Ibiguro Stone Sanzonseki Set, Japanese Ornamental Rocks namental, rocks, japankey, tama, ishi, karesansui, zenkishiki, shitennouseki, doujiseki, nanatsu, ishi, sute, ishi, ishigumi, iwagumi, kazari, ishi, boulder, rot, karesansui, rock, stone, boulder, japanese garden rock, japanese garden stone, japanese boulder, zen garden, zen rock garden, zen japanese garden
The first written guide on Japanese landscaping, the Sakuteiki, describes creating gardens as: Ishi wo taten koto (石を立てん事). This translates to setting stones upright, a description that greatly emphasizes the importance of these elements within the Japanese garden.
Traditionally applying ornamental rocks, Niwaishi (庭石) in Japanese, forms the basis of practically every Japanese garden. The setting of stones is always the first step, after which the garden is formed together with all the other elements surrounding it.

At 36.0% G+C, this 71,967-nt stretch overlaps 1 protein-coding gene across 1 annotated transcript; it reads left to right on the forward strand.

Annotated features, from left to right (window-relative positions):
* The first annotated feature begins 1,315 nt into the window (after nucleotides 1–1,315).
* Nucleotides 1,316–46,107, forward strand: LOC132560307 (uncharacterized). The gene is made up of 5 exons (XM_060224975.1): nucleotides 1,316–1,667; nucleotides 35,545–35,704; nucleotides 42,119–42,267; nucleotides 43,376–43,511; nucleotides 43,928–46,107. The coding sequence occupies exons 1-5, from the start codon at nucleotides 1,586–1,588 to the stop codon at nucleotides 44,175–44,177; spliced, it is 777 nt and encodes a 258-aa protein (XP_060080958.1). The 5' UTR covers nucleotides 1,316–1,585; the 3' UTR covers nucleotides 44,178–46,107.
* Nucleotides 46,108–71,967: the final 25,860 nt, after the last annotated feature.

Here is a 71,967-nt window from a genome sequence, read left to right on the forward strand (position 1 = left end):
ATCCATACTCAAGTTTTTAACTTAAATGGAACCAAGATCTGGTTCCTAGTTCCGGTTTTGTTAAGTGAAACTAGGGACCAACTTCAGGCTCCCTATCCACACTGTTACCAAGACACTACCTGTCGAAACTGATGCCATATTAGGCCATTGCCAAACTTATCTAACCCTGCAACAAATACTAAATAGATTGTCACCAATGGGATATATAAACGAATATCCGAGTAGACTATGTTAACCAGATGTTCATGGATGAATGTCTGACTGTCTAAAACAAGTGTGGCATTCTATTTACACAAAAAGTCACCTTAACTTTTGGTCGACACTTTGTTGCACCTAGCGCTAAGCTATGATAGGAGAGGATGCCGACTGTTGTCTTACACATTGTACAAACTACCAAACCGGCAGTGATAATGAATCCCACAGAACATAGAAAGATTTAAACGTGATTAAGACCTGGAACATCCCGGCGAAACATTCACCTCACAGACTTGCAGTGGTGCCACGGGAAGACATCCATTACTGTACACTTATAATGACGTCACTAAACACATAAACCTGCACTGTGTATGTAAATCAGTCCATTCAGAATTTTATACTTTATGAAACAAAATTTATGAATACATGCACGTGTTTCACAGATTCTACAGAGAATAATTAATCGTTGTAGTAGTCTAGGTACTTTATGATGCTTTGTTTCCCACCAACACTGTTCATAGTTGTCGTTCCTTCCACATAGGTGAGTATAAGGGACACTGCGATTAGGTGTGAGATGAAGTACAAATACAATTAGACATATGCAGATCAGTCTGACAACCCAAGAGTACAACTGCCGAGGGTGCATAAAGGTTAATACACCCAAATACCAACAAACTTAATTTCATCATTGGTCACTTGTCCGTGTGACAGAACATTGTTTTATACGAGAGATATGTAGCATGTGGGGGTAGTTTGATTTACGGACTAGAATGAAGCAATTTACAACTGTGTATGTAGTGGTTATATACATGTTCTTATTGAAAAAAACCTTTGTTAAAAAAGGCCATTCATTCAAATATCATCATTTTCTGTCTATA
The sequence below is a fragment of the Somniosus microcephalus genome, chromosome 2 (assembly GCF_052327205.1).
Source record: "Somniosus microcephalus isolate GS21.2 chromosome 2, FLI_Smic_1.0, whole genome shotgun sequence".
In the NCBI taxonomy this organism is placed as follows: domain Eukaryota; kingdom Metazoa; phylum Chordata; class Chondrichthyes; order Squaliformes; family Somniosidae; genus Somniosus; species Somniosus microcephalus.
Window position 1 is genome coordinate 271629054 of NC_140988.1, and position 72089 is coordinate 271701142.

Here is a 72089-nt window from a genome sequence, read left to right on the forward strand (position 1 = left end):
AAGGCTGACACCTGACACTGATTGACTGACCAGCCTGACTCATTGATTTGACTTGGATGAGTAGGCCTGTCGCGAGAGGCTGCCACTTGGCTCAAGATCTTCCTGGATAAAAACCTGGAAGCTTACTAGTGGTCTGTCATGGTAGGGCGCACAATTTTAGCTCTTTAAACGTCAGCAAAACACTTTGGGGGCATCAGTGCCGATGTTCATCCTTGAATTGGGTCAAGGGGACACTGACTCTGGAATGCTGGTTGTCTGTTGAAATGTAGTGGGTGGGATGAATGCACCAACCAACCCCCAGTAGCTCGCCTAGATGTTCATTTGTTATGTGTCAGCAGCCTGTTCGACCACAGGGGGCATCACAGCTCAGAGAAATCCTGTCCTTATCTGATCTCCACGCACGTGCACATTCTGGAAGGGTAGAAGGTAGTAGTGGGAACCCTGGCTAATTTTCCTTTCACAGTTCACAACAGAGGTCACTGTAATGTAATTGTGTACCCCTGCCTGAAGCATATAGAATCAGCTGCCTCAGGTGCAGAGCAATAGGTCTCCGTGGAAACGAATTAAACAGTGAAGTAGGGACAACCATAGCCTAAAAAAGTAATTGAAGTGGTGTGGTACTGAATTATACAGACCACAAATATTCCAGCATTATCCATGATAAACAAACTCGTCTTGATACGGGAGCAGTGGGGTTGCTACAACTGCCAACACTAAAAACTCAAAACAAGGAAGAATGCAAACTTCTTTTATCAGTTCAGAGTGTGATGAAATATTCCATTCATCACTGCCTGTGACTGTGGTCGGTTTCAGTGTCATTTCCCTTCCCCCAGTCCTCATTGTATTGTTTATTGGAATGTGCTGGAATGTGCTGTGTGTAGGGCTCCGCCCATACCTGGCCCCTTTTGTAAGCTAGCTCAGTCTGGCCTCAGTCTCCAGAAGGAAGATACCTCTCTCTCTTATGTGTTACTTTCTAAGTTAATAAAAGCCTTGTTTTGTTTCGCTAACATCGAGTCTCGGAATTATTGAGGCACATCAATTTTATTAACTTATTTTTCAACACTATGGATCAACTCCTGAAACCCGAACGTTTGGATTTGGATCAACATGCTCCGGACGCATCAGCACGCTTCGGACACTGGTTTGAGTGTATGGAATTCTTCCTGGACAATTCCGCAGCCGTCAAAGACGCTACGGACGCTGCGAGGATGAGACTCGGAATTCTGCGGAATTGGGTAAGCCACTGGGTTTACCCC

An authentic Japanese garden needs to evoke a certain natural essence. Rocks and stones play a significant role regarding this principle as they are pure elements, taken straight from nature.
These three stones form a Sanzonseki arrangement together. Sanzonseki (三尊石) translates to the three Buddha stones and is, as the name suggests, based on Buddhist philosophy. The largest stone in the center represents Buddha with the side stones symbolizing two attendants, with a supporting role. The Sanzonseki arrangement is integrated in gardens all over Japan, sometimes featuring more small rocks around it.
Ibiguro stones have a dark gray to black color and originate from the Ibigawa river in Gifu prefecture. The name of the stone type is very fitting as it refers to both this river and the color black. Some Ibiguro stones contain a lot of iron, which gives it a natural rustic appearance.
• Origin: Ibigawa, Gifu prefecture, Japan
• Material: Ibiguro Stone (揖斐黒石)
• Amount of Rocks: Three
• Dimensions listed are of the biggest rock
EUR: 1250.00 ≈ EUR: 1250.00